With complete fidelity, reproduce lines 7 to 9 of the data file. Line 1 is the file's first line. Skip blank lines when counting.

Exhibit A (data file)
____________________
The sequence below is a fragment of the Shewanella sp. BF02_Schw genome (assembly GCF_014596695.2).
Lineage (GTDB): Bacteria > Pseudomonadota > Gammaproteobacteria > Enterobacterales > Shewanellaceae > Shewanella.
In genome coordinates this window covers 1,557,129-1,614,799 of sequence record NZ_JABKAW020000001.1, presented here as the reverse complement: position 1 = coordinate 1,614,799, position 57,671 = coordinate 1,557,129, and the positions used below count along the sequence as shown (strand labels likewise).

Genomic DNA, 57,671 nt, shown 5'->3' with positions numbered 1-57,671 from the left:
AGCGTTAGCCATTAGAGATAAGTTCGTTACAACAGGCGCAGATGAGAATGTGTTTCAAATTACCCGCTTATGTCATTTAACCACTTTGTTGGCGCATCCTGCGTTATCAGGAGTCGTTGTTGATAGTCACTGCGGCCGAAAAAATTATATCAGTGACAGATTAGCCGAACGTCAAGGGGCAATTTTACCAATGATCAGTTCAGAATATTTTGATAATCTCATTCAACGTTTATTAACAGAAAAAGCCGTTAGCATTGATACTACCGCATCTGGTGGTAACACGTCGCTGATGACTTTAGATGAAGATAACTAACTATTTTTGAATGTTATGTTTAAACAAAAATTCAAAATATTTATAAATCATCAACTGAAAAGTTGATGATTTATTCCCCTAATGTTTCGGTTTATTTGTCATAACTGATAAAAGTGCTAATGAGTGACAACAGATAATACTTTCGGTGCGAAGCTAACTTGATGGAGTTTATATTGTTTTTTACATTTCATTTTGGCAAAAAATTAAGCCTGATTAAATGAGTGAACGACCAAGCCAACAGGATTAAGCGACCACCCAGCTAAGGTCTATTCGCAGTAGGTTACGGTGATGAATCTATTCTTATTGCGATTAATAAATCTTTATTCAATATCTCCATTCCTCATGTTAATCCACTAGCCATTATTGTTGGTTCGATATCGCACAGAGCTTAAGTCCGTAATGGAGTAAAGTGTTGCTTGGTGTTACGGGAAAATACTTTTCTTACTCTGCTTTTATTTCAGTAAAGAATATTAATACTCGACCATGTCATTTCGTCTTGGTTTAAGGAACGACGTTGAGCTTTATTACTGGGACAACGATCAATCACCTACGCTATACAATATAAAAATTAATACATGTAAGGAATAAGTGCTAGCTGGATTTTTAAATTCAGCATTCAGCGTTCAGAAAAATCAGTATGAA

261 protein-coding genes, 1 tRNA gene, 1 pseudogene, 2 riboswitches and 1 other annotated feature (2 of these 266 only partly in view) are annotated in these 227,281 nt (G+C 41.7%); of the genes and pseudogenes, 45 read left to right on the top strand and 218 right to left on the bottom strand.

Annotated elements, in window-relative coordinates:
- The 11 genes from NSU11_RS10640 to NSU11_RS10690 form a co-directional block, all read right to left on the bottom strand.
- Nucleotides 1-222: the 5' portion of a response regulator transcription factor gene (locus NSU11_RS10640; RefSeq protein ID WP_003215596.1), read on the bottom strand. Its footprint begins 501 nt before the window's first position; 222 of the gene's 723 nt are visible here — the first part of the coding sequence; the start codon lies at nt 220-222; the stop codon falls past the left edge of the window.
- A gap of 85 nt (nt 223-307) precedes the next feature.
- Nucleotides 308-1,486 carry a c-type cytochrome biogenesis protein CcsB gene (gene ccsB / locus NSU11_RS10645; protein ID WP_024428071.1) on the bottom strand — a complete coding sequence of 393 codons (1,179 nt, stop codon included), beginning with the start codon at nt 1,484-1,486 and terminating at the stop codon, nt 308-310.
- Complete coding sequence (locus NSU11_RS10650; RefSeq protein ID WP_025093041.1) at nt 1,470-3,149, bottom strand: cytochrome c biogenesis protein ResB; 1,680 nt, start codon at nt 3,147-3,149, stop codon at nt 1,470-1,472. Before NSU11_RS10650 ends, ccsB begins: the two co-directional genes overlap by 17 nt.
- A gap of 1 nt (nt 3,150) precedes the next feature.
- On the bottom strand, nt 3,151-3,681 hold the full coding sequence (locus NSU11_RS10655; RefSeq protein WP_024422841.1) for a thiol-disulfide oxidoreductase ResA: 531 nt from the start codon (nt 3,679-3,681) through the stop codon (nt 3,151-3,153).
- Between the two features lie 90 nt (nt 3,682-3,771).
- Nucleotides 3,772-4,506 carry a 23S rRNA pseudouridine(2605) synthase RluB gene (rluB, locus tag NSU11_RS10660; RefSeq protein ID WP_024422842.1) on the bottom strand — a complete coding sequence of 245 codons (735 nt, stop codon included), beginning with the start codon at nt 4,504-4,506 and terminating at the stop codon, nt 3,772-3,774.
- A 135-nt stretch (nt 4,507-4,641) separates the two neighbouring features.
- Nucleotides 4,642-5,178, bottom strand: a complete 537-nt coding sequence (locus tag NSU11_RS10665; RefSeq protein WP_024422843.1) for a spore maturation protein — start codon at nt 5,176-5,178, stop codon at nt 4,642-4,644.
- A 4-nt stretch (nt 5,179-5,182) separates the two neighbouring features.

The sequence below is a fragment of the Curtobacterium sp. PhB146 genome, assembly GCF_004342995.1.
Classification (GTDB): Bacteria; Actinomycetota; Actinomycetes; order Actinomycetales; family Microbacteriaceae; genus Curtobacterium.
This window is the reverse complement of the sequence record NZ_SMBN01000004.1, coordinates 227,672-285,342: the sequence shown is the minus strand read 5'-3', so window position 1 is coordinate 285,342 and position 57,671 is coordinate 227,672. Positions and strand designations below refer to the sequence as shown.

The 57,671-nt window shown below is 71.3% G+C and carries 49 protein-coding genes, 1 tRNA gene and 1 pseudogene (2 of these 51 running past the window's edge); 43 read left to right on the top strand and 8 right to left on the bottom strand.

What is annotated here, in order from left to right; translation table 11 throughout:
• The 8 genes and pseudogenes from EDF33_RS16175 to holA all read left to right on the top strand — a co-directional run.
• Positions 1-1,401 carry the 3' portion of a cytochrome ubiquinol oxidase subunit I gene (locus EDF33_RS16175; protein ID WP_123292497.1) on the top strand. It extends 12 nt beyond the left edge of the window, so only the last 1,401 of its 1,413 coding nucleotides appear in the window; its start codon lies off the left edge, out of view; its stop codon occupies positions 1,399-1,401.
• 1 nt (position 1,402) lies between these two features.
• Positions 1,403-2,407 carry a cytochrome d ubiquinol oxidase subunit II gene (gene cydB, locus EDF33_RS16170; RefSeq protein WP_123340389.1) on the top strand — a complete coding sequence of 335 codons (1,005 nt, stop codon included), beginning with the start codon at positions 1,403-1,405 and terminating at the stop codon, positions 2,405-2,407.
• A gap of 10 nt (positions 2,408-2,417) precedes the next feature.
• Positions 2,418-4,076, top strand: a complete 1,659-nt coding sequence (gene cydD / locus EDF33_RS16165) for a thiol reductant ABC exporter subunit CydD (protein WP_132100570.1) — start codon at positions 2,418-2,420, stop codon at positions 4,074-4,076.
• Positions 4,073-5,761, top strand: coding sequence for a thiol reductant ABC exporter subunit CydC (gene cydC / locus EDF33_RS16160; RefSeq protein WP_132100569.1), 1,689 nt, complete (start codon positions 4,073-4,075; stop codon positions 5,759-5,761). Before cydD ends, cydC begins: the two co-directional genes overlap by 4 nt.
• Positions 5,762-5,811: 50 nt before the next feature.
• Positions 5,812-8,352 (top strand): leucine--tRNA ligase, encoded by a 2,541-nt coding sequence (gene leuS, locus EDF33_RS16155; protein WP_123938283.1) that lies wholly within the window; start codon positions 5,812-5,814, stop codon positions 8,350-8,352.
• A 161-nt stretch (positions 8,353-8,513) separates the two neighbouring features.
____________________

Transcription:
Annotated elements, in window-relative coordinates:
- The 11 genes from NSU11_RS10640 to NSU11_RS10690 form a co-directional block, all read right to left on the bottom strand.
- Nucleotides 1-222: the 5' portion of a response regulator transcription factor gene (locus NSU11_RS10640; RefSeq protein ID WP_003215596.1), read on the bottom strand. Its footprint begins 501 nt before the window's first position; 222 of the gene's 723 nt are visible here — the first part of the coding sequence; the start codon lies at nt 220-222; the stop codon falls past the left edge of the window.